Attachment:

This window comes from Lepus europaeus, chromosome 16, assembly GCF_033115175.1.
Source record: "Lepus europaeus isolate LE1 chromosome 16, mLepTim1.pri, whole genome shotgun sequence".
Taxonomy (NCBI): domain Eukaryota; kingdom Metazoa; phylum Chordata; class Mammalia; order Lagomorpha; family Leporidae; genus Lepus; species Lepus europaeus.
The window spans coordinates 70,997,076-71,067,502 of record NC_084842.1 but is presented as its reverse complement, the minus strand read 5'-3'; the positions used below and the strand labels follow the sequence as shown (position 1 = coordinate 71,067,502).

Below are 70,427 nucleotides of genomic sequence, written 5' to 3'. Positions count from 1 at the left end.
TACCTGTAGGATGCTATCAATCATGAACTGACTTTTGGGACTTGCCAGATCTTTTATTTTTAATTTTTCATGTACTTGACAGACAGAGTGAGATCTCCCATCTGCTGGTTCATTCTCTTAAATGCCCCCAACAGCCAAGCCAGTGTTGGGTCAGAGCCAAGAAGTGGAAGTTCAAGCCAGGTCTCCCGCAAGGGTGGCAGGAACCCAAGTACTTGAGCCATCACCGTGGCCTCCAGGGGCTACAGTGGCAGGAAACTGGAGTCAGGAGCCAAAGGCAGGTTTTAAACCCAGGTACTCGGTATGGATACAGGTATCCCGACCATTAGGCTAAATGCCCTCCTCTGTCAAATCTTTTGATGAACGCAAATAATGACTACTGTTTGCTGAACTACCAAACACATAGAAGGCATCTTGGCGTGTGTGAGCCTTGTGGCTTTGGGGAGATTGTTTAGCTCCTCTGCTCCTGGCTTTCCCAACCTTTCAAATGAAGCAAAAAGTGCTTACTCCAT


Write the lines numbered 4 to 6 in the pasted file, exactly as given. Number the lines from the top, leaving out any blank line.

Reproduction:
The window spans coordinates 70,997,076-71,067,502 of record NC_084842.1 but is presented as its reverse complement, the minus strand read 5'-3'; the positions used below and the strand labels follow the sequence as shown (position 1 = coordinate 71,067,502).

Below are 70,427 nucleotides of genomic sequence, written 5' to 3'. Positions count from 1 at the left end.
TACCTGTAGGATGCTATCAATCATGAACTGACTTTTGGGACTTGCCAGATCTTTTATTTTTAATTTTTCATGTACTTGACAGACAGAGTGAGATCTCCCATCTGCTGGTTCATTCTCTTAAATGCCCCCAACAGCCAAGCCAGTGTTGGGTCAGAGCCAAGAAGTGGAAGTTCAAGCCAGGTCTCCCGCAAGGGTGGCAGGAACCCAAGTACTTGAGCCATCACCGTGGCCTCCAGGGGCTACAGTGGCAGGAAACTGGAGTCAGGAGCCAAAGGCAGGTTTTAAACCCAGGTACTCGGTATGGATACAGGTATCCCGACCATTAGGCTAAATGCCCTCCTCTGTCAAATCTTTTGATGAACGCAAATAATGACTACTGTTTGCTGAACTACCAAACACATAGAAGGCATCTTGGCGTGTGTGAGCCTTGTGGCTTTGGGGAGATTGTTTAGCTCCTCTGCTCCTGGCTTTCCCAACCTTTCAAATGAAGCAAAAAGTGCTTACTCCAT